# Output two different sine waves with 16F88 and CCS C?

Discussion in 'Microcontrollers' started by 3dluvr, Jan 5, 2008.

1. ### PommieWell-Known MemberMost Helpful Member

Joined:
Mar 18, 2005
Messages:
10,365
Likes:
368
Location:
Brisbane Australia
When you switch to the 20MHz crystal you need to increase the value in PR2 from 124 to 249 so that the interrupts still happen every 200uS.

Mike.

2. ### 3dluvrMember

Joined:
Aug 25, 2003
Messages:
76
Likes:
0
Right, I double the prescaler to fit the 20MHz frequency, but then with 10MHz crystal the values are still wrong though, why is that?

It worked fine with 8MHz, and it seems 20MHz is dead on, yet with 10MHz it's all off?

And what about the LED flashing part, is that still correct for the 64 value sine table?

Thanks.

Last edited: Jan 15, 2008
3. ### PommieWell-Known MemberMost Helpful Member

Joined:
Mar 18, 2005
Messages:
10,365
Likes:
368
Location:
Brisbane Australia
I think your getting confused as we changed both the crystal frequency and the output frequency.

When we were using 8MHz and 500us (2KHz) then timer 2 was,
setup_timer_2(T2_DIV_BY_4, 249, 1); // 500us = 1/8000000 * 4 * 4 * (249+1) = 1000 clock cycles

With 20MHz and 200uS (5KHz) it's
setup_timer_2(T2_DIV_BY_4, 249, 1); // 200us = 1/20000000 * 4 * 4 * (249+1) = 1000 clock cycles

With 10MHz and 200uS (5KHz) it's
setup_timer_2(T2_DIV_BY_4, 124, 1); // 200us = 1/10000000 * 4 * 4 * (124+1) = 500 clock cycles

The LED is the same as it is on when the signals are out of phase.

Mike.

Joined:
Jan 12, 1997
Messages:
-
Likes:
0

5. ### 3dluvrMember

Joined:
Aug 25, 2003
Messages:
76
Likes:
0

What I was referring to as being off is the factor used to compute the step parameter, N = F * factor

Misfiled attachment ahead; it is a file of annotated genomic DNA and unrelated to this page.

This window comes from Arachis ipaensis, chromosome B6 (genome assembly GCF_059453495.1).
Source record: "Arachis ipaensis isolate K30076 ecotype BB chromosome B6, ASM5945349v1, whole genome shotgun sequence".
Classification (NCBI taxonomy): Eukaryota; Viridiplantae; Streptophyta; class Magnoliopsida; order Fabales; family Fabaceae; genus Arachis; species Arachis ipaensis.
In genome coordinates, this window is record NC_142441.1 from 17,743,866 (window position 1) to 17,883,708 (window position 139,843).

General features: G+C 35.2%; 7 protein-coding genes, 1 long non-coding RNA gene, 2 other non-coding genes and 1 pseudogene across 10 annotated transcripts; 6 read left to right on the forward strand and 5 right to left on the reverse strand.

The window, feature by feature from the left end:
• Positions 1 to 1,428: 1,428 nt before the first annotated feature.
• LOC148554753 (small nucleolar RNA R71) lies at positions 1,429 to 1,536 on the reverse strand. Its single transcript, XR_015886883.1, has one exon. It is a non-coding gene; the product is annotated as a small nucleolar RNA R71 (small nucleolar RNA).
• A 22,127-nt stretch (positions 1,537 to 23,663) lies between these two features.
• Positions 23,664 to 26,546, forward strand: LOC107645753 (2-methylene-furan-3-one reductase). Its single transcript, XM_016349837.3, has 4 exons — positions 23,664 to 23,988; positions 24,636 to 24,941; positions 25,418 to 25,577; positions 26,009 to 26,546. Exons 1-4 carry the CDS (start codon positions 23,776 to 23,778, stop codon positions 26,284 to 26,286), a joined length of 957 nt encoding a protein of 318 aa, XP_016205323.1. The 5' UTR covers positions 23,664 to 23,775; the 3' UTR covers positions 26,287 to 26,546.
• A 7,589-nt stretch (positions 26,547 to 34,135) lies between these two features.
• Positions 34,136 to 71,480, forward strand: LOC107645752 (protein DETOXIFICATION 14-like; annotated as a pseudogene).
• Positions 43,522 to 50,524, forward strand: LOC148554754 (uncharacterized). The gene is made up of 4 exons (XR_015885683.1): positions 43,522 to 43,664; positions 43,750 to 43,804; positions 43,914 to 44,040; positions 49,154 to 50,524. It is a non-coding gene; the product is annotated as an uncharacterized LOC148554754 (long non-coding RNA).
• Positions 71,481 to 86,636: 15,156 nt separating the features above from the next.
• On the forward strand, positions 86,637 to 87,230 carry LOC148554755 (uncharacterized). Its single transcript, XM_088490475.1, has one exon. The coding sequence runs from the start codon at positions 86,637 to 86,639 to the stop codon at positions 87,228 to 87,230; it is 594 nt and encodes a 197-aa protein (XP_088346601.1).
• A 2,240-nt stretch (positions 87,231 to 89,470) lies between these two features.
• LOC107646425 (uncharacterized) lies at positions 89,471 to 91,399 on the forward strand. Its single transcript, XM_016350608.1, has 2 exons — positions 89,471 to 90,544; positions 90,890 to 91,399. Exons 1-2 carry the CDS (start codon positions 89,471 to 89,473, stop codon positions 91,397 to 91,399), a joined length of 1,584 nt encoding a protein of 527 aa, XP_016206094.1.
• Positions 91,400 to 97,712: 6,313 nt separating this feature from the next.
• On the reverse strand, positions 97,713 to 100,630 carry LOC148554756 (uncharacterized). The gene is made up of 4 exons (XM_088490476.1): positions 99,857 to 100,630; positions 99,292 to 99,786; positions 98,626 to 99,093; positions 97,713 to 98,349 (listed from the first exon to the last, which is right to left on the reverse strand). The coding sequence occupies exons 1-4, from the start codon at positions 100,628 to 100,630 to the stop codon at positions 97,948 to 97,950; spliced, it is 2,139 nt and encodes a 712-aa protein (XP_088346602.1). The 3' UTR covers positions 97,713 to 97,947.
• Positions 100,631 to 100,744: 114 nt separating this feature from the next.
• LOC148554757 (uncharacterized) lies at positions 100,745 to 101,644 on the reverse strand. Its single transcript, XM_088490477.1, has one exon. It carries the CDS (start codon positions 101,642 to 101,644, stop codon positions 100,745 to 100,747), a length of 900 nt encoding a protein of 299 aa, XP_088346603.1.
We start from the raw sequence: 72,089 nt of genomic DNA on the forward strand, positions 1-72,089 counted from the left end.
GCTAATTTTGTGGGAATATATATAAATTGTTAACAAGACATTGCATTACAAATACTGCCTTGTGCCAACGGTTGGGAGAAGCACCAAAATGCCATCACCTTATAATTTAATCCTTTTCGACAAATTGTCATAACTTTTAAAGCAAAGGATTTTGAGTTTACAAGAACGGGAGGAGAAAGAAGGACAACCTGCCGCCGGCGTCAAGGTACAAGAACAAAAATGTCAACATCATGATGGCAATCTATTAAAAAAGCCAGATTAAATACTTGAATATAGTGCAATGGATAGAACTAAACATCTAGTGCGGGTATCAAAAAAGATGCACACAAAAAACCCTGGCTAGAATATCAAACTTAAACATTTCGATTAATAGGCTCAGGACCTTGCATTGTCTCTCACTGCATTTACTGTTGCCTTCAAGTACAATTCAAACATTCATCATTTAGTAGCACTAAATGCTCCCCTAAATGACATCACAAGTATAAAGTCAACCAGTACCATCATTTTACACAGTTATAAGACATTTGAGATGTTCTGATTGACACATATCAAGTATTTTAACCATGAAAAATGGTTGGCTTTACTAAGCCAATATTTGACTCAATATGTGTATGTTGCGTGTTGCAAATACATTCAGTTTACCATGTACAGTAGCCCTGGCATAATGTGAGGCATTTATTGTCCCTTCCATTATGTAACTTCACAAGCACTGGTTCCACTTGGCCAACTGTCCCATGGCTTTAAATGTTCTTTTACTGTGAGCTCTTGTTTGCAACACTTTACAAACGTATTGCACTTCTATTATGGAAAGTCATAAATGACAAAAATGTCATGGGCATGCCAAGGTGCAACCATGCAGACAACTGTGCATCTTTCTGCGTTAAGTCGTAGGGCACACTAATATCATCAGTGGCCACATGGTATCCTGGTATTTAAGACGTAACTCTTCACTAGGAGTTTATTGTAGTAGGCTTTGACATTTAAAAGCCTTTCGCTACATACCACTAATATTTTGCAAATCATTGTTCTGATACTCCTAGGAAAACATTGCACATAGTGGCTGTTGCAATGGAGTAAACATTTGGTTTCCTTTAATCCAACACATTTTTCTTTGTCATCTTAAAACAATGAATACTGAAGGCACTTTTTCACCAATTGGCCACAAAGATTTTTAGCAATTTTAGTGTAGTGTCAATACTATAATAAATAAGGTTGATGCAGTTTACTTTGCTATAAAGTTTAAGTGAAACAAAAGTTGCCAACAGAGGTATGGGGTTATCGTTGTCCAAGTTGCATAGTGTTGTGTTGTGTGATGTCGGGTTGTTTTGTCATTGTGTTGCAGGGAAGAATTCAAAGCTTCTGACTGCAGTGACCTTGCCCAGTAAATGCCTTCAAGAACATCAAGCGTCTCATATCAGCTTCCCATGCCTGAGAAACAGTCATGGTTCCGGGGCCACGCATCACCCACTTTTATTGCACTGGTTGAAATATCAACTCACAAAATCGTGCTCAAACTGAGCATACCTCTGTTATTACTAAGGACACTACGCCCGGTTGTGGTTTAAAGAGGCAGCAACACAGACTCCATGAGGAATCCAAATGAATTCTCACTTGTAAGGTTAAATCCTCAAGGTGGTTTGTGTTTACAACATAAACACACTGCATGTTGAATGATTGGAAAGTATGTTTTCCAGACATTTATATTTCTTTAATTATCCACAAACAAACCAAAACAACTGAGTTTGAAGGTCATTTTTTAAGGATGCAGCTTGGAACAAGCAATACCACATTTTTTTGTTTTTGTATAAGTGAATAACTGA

10MHz crystal would be:
factor = 200us * 32bit * 65536 possible values, 200*10e-6 * 32 * 65536

thus my step parameter formula equals
N = F * 419.43

for 200Hz that is 83886 and yet when I use that frequency on output frequency is actually ~80Hz.

Please tell me if my calculation is correct and if I'm doing something wrong for 10MHz so that output does not match the input?

6. ### PommieWell-Known MemberMost Helpful Member

Joined:
Mar 18, 2005
Messages:
10,365
Likes:
368
Location:
Brisbane Australia
Can you post your complete code as there are a few things that can effect frequency.

Mike.

7. ### 3dluvrMember

Joined:
Aug 25, 2003
Messages:
76
Likes:
0
Here's the code I use for 10MHz, I have commented out the PlayTone part since the dynamic frequency output is wrong anyway so makes no difference.

Code (text):

#include <16F88.h>
#fuses HS,NOWDT,NOPROTECT,NOLVP,PUT
#use delay(clock=10000000)

int timeCount;
long TempA, TempB, hundreths;
long long step, step2, position, position2;

CONST unsigned int SineTab[64] = {
7,8,8,9,10,10,11,11
12,12,13,13,13,14,14,14
14,14,14,14,13,13,13,12
12,11,11,10,10,9,8,8
7,6,6,5,4,4,3,3
2,2,1,1,1,0,0,0
0,0,0,0,1,1,1,2
2,3,3,4,4,5,6,6};

#INT_TIMER2
void interrupt(){
position+=step;
TempB=SineTab[(position>>16)&63];
output_b(TempB);
position2+=step2;
TempA=SineTab[(position2>>16)&63];
output_a(TempA);